It’s that time of year again:
Time to speculate about who’ll host the next Oscar show.
The show’s producers, Bruce Cohen and Don Mischer, have been in place for more than three months now, and we’re now past the time when the last Oscar hosts, Steve Martin and Alec Baldwin, were announced.
According to Deadline, Cohen and Mischer offered the gig to the well-received 2009 host, Hugh Jackman (left), who declined; I’ve been told by someone on the production side that Justin Timberlake’s name was in the mix early on as well.
So who will they get?
These thoughts were inspired by musings at In Contention, where Guy Lodge puts in a vote for Steve Martin (his favorite past host, and mine) hosting not with Baldwin, but with Tina Fey, and by reader suggestions there and at Awards Daily and The Envelope and Hollywood Elsewhere.
It makes sense, to begin with, that Cohen and Mischer would approach Jackman, who reportedly declined an offer to return from last year’s producers, Adam Shankman and Bill Mechanic, as well. The Jackman-hosted Oscars received a significantly more positive reaction within the Academy and ABC than the Martin/Baldwin show, though that likely has more to do with the shows’ overall production than their hosts.
But Jackman represented something of a new attitude – a move away from the normal choice of a standup comic who acts, into a movie star who can entertain. Although it wasn’t completely followed through the following year, the move felt right; the standup-comic route seems a little played out, while, you know, movie stars are forever.
But there aren’t many movie stars with the charm and charisma to pull it off – and the ones who might be able to do it, including George Clooney and Will Smith and Tom Hanks, have shown reluctance in the past to take a gig that offers the opportunity to fail on an epic scale, and a near guarantee that some people aren’t going to like what you do.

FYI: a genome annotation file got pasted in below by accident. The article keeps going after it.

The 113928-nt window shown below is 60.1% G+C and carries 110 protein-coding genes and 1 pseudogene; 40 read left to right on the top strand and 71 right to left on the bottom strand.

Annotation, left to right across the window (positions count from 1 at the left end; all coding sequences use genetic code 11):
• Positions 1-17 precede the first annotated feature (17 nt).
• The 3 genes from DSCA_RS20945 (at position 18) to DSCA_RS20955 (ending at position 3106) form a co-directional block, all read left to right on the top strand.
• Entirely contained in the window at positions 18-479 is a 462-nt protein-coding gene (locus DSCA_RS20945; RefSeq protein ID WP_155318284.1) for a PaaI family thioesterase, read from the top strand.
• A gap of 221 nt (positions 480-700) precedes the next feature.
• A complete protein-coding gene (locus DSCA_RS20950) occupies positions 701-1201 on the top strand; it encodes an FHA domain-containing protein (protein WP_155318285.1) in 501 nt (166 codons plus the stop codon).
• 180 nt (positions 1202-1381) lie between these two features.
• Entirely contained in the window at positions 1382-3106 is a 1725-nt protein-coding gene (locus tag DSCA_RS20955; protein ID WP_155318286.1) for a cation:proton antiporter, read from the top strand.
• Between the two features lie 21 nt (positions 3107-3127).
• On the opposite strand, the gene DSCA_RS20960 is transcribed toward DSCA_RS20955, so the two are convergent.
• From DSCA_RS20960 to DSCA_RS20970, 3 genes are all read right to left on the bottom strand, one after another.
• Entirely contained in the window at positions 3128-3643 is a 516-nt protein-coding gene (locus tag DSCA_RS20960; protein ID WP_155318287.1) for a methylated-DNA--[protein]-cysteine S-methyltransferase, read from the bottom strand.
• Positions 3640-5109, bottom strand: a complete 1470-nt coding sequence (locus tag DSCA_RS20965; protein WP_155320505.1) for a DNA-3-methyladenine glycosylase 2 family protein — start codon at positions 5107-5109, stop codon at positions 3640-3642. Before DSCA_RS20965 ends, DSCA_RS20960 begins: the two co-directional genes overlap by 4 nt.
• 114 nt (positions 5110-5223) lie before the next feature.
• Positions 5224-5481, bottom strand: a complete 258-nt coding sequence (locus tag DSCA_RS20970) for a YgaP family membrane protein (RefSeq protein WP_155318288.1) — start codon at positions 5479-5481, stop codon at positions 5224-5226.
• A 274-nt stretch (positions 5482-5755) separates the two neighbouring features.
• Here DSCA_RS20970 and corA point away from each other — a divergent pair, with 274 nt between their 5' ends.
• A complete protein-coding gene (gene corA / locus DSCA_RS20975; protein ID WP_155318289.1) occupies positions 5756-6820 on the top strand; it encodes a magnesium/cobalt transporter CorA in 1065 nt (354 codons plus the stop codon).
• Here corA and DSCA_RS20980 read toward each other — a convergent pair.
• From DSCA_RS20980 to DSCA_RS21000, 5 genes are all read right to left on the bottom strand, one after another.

They could go younger with Ewan McGregor, or younger than that with Ben Affleck, or way younger with the Broadway-bound Daniel Radcliffe. But none of them quite feel right.
Kevin Spacey (right, with Julia Roberts) certainly has the skill set, and Bruce Cohen was the producer on Spacey’s Oscar-winning turn in “American Beauty.” But the actor lives in London, and has been spending most of his time running the Old Vic theater in London.
Robert Downey Jr. could no doubt tackle it, and might bring in a slightly younger audience than Spacey. Neil Patrick Harris always gets votes when a host gig is up for grabs, but he has very little film cachet and his choice would seem as if the Oscars were taking leftovers from the Emmys, Grammys and Tonys.
Actors known for comedy might be an easier fit, but humor can be divisive for a show that’s reaching from a broad global audience. (Hence the very mainstream likes of Billy Crystal, Whoopi Goldberg and, in the past, Bob Hope and Johnny Carson; more pointed comics like David Letterman and Chris Rock have often as not turned off too many viewers and Academy members.)
We know that last year the Academy nixed the idea of Sacha Baron Cohen. Would they be up for three hours of (sporadic) appearances from Will Ferrell? Jack Black? Ben Stiller? (Stiller has been very funny in his appearances as presenter; he’s also been a serious control freak, which might give the producers pause.)
Tina Fey has been topnotch in her Oscar appearances with Martin and Downey, and she has some film cachet because she wrote “Mean Girls.” But she really is more of a television star than a movie star – which, to be sure, is not always a significant distinction for Oscar producers.
Steve Carell has been hotter in the past than he is now; Zach Galifianikis is just too rumpled. Ricky Gervais is taken by the Golden Globes. Conan O’Brien has all the buzz, but he’s really a TV guy. So are those Comedy Central guys, Jon Stewart and Stephen Colbert.
Betty White is cute but overplayed, and the White/Sandra Bullock tandem that many people have suggested seems like a one-joke booking.
I don’t know where that leaves Cohen and Mischer, and I’m not sure if they’re still thinking about Timberlake, who has a film presence with “The Social Network” this year (above) and a relationship with at least one of the show’s writers. (No Bruce Vilanch this year.)
Amidst all this fuss, though, I do like a comment made on Hollywood-Elsewhere, where a reader who goes by “Eloi Wrath” had this to say:
“Oscar hosts are one of those things you spend ages thinking about, and then when it finally comes down to it you forget about it pretty soon. It's like couples fretting about wedding invitations. They spend forever debating what kind to pick, and then when they send them out, most people aren't interested in the stationery; they just want to know the date.”
So maybe this is the important information: the 83rd Academy Awards will take place on Sunday, Feb. 27, 2011.